ST. LOUIS — If timing is everything, as the saying goes, then Matt Blunt might consider a job giving advice on when to make career changes.
Blunt picked 2004 as the year to run for governor of Missouri. It turned into a strong year for Republicans and, at age 33, he became America's youngest governor.
In his new incarnation, Blunt last year became chief spokesman and a lobbyist in Washington for Detroit's Big Three automakers just as the American automotive industry was enjoying a resurgence.
It is one of several positions Blunt holds these days that enable him to prove life after Missouri's governor's mansion can be rewarding and, he says, enjoyable.
As president of the American Automotive Policy Council, one of Blunt's main tasks is reminding Congress of the industry's recent success, a rare good news story about American manufacturing.
Two years after General Motors and Chrysler emerged from bankruptcy, both companies, along with Ford, reported profits and increasing sales in 2011. Their turnaround is hailed in reports such as a recent Time magazine cover story titled "How America Started Selling Cars Again."
Yet many Americans — some of them in Congress — see the automotive industry as bloated and inefficient, surviving on government bailouts.
"What some people believe about automobile manufacturers, the American-based companies, isn't accurate," Blunt said. "The companies today are fundamentally different than they were just a few years ago, in terms of what they make and how they make it."
Blunt's portfolio these days includes the vital matters affecting American carmakers, including global trade agreements, new fuel economy standards and a recent recommendation to ban texting and cellphone use in automobiles.
Blunt, who turned 41 in November, is leading a life different from his sometimes rocky four years as a young governor, in which he endured criticism for his cuts to Medicaid and low approval ratings at times.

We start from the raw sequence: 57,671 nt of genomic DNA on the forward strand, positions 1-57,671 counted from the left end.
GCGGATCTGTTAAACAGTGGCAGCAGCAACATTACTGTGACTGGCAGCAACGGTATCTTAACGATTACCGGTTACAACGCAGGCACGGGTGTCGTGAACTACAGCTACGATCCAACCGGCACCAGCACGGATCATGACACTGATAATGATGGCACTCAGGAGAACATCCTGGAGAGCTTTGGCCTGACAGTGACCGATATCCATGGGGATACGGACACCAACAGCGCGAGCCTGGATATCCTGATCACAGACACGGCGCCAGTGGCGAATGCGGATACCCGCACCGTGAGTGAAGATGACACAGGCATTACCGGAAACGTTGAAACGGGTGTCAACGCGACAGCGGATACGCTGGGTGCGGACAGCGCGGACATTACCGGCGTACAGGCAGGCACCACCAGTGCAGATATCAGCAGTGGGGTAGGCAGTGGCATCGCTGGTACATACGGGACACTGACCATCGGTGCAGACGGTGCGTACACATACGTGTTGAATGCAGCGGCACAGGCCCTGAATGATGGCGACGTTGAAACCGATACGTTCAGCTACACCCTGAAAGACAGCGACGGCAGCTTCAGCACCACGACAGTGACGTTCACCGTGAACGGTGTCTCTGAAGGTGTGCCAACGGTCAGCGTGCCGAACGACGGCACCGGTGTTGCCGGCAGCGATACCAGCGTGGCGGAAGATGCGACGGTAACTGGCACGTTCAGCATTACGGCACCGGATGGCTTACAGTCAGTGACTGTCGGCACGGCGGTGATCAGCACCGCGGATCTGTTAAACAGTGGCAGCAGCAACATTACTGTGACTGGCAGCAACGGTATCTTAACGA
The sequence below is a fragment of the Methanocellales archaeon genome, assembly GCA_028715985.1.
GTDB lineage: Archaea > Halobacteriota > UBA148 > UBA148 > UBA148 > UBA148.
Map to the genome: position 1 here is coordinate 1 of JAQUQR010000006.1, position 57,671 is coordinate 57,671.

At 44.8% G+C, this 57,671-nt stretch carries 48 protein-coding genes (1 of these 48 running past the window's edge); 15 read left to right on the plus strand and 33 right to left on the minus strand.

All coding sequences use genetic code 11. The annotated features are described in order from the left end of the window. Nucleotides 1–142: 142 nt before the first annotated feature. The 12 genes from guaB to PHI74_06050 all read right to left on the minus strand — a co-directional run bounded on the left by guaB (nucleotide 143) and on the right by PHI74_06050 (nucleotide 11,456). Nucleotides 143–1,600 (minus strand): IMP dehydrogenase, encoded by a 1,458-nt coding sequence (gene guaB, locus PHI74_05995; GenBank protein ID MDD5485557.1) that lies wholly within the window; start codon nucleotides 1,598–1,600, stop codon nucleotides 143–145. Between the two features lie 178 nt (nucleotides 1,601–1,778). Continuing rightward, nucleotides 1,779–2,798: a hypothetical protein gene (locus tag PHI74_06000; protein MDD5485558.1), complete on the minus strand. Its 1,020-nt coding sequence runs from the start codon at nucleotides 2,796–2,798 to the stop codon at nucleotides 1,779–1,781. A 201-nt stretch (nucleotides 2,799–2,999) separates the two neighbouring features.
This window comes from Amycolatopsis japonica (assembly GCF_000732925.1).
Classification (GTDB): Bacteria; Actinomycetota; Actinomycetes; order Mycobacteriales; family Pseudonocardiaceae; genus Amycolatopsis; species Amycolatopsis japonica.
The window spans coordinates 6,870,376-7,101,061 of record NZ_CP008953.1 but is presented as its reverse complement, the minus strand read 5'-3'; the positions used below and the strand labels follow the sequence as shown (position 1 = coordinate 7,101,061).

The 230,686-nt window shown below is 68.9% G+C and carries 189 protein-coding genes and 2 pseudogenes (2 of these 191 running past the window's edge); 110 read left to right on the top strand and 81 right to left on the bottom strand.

After leaving office in January 2009, he moved swiftly into the world of business. Besides his Big Three job, he is a director for Copart Inc., an online auto auction company in California that claims to sell 1 million vehicles yearly. He is a senior adviser for Rubicon Global, an Atlanta-based waste management firm, and an advisory board member for private equity funds.
Rather than living in Jefferson City or Springfield, Blunt, his wife, Melanie, and sons Branch, 6, and Brooks, who turned 2 on New Year's Day, reside now in Middleburg, Va., situated in rolling horse country that has been home to such notables as Jacqueline Kennedy Onassis and Elizabeth Taylor.
Blunt says he is comfortable in a part of the country where he has spent considerable time. He graduated from the Naval Academy in nearby Annapolis, Md., and he was stationed on a Virginia-based ship. His wife is a Virginia native.
In recent interviews, Blunt, whose father, Roy, just completed his first year in the U.S. Senate, said he has no regrets in deciding not to seek a second term.
"I loved being governor. It was a great experience. I was proud of what we accomplished," he said. "But I don't know that over another four-year term, I would have been particularly effective. I don't know there's much that I would have gotten done."
He added, "I don't necessarily miss politics."
Blunt is dealing now with politics of a different order, in some cases global. He was outspoken last fall in pressing to keep Japan out of the budding Trans-Pacific Partnership free trade alliance, noting Japan's protectionist policies that keep out all but a few thousand American cars yearly.
Trade is a key focus for Blunt, but just one of many focuses for an industry that experts say needs help.
Joe Wiesenfelder, executive editor of Chicago-based Cars.com, said he sees "a gross misunderstanding in Washington about developing and building cars and how long it takes, about the inconsistency of the market and about inconsistency of regulation and the effects on companies."
Until two years ago, Ford, Chrysler and GM were aligned in Washington with the Auto Alliance, which also includes foreign automakers. But the interests of domestic and foreign companies diverged just as legislation and government rules were becoming more consequential.